Jeff Arnold’s West

The blog of a Western fan, for other Western fans

The Assassination of Jesse James by the Coward Robert Ford (Warner Bros, 2007)


The Western as art film


After no big-screen Westerns about Jesse James at all in the 1990s, we have already had three in this century. Two of those have been close to awful, but the 2007 one was not only a superb film – perhaps in a way more of an art film than a Western, though I don’t see why a picture can’t be both – but arguably the best screen Jesse James there has ever been.



Visually, this film is without doubt one of the finest Westerns ever made. Photographed by Englishman Roger Deakins in Alberta (with some in Utah), it features wind in waving grass and wheat, chiaroscuro and time-lapse skies. It is luminous, and each shot is framed as a work of art. You are left with a sensation of cold and bleakness. Episodes such as the locomotive’s headlight piercing the trees before the train hold-up remain in the memory, and Deakins has called it one of the high points of his career.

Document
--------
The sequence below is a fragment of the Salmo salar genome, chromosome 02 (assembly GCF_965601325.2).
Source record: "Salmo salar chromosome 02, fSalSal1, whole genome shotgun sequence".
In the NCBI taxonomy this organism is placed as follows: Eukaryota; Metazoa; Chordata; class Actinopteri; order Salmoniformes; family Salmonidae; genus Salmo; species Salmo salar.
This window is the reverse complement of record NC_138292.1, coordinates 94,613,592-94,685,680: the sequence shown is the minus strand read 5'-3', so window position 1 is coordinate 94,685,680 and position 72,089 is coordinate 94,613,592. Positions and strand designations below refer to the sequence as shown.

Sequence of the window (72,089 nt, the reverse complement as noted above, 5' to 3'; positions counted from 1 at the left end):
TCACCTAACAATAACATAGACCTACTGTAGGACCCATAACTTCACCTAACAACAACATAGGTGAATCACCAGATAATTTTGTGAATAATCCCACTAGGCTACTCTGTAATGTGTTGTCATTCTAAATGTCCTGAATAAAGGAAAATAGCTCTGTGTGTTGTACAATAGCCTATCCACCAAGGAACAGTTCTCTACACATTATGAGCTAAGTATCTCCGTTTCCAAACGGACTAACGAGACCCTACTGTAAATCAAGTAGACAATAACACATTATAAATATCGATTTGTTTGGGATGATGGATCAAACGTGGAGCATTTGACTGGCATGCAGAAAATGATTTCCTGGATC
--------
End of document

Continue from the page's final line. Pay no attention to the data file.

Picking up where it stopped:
There is a dream-like quality to many of the scenes and often an appropriately noir-ish look. Some of the frames are blurred at the edges to resemble old photographs, and there is a lot of brown and black, not in a kitschy nostalgic way but to create a subtle impression.



Mr Deakins, who had already done some fine work, notably for the Coen brothers (think of Fargo or No Country for Old Men), was clearly influenced by the work of Andrew Wyeth (1917 – 2009), the American painter and masterly interpreter of Americana. This is especially true of the scenes of characters in long, wind-swept grass. The photography was nominated for an Oscar, with perfect reason.